Architecture of Gumbaz
Gumbaz is designed in the Persian style architecture with a large rectangle shaped garden, having a path leading to the mausoleum. It is an impressive square structure, surmounted by a dome and surrounded by a corridor supported by pillars of black hornblende. The Gumbaz stands on an elevated platform in the middle of the garden. The dome of the Gumbaz is supported by 36 black granite pillars, and has an east facing entrance. The doors and windows have lattice work cut through in stone on the same black granite material. The walls inside are painted with tiger stripes. The three graves of Tipu Sultan, his father Hyder Ali and his mother Fakr-Un-Nisa are located inside the mausoleum.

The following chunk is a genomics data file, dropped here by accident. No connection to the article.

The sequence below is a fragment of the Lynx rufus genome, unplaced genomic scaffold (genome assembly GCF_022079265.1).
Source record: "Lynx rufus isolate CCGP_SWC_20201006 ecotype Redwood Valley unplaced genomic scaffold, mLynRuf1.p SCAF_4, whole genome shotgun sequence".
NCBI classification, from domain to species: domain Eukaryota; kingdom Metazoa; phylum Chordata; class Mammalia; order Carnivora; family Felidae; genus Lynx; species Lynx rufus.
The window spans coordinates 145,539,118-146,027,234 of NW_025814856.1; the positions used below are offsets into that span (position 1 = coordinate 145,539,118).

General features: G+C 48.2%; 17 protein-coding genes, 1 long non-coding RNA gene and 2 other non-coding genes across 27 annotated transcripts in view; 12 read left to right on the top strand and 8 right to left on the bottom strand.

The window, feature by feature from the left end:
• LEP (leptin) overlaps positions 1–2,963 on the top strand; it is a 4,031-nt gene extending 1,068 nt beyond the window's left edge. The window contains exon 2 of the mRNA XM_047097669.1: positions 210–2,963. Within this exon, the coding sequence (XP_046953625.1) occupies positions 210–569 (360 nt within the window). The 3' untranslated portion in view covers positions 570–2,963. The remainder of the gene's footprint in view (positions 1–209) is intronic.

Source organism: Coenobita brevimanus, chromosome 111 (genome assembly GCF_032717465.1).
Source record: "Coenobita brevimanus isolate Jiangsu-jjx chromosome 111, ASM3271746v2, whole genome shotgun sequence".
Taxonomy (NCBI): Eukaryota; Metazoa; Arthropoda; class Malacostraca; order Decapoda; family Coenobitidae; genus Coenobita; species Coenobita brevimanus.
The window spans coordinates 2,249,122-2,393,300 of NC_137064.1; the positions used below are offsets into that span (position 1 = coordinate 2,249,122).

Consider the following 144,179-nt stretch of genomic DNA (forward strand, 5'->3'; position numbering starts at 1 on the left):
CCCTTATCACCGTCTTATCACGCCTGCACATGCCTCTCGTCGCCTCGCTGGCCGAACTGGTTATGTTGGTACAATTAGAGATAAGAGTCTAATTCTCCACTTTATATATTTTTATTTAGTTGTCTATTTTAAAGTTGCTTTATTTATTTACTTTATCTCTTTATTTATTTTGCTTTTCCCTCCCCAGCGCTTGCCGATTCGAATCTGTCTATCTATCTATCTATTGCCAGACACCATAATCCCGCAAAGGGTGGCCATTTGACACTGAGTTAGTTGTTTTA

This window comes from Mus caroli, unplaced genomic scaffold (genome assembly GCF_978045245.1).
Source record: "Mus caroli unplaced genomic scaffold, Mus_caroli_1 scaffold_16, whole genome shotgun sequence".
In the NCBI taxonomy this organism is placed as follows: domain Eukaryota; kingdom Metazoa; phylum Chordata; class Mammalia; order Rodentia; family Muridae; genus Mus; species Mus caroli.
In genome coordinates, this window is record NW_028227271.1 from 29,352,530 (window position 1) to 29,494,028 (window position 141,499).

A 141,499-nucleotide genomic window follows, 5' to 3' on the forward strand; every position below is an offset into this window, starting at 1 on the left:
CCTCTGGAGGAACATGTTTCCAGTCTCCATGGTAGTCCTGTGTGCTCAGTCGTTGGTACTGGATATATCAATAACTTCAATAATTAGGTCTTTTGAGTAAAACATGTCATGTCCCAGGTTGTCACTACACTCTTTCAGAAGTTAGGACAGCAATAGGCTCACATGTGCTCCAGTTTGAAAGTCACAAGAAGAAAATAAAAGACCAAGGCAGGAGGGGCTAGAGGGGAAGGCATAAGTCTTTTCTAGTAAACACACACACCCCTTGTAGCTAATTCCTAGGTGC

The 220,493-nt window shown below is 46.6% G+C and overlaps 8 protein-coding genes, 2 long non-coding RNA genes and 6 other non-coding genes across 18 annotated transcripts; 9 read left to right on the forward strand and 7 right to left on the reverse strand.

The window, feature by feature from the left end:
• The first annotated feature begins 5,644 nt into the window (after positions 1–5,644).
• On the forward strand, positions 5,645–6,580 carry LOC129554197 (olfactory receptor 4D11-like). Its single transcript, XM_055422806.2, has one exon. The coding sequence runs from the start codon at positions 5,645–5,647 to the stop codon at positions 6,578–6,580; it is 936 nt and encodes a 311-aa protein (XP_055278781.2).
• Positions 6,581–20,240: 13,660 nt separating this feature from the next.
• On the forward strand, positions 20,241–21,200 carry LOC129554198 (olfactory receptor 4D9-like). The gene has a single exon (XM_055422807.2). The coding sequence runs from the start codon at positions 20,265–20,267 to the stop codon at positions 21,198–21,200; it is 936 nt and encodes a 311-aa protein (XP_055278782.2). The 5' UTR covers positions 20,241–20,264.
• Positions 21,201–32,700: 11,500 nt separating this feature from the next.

Capture of Gumbaz by British
The ground of the Gumbaz was briefly occupied by British India forces in 1792, towards the end of the Third Anglo-Mysore War. The army camped on the grounds, and cut down many cypress trees in the garden surrounding the tomb of Hyder Ali, to be used as tent poles and fascines. The flower beds surrounding the mausoleum were dug up for burial of those who fell in the battle. The lawns of the garden were used to exercise the horses, and the walkways used for target practice. The choultry meant for the Muslim fakirs were converted into a hospital to treat the wounded soldiers in the battle.
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